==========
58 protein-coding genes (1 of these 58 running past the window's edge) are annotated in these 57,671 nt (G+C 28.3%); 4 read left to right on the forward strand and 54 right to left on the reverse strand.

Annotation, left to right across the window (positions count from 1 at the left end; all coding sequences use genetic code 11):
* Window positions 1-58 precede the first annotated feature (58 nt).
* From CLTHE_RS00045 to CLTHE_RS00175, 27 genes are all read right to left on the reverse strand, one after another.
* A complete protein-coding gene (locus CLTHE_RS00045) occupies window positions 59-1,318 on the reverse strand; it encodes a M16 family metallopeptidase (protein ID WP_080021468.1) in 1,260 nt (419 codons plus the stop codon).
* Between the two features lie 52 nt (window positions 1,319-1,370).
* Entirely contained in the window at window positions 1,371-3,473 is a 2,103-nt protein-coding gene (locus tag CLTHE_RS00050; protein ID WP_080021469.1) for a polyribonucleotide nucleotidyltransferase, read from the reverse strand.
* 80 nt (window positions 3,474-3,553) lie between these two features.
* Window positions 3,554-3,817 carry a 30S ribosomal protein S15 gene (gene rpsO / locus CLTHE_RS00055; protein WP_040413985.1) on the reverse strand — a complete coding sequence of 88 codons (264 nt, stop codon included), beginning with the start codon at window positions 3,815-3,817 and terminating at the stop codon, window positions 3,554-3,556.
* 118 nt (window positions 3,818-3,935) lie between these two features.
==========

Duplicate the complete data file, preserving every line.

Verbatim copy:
58 protein-coding genes (1 of these 58 running past the window's edge) are annotated in these 57,671 nt (G+C 28.3%); 4 read left to right on the forward strand and 54 right to left on the reverse strand.

Annotation, left to right across the window (positions count from 1 at the left end; all coding sequences use genetic code 11):
* Window positions 1-58 precede the first annotated feature (58 nt).
* From CLTHE_RS00045 to CLTHE_RS00175, 27 genes are all read right to left on the reverse strand, one after another.
* A complete protein-coding gene (locus CLTHE_RS00045) occupies window positions 59-1,318 on the reverse strand; it encodes a M16 family metallopeptidase (protein ID WP_080021468.1) in 1,260 nt (419 codons plus the stop codon).
* Between the two features lie 52 nt (window positions 1,319-1,370).
* Entirely contained in the window at window positions 1,371-3,473 is a 2,103-nt protein-coding gene (locus tag CLTHE_RS00050; protein ID WP_080021469.1) for a polyribonucleotide nucleotidyltransferase, read from the reverse strand.
* 80 nt (window positions 3,474-3,553) lie between these two features.
* Window positions 3,554-3,817 carry a 30S ribosomal protein S15 gene (gene rpsO / locus CLTHE_RS00055; protein WP_040413985.1) on the reverse strand — a complete coding sequence of 88 codons (264 nt, stop codon included), beginning with the start codon at window positions 3,815-3,817 and terminating at the stop codon, window positions 3,554-3,556.
* 118 nt (window positions 3,818-3,935) lie between these two features.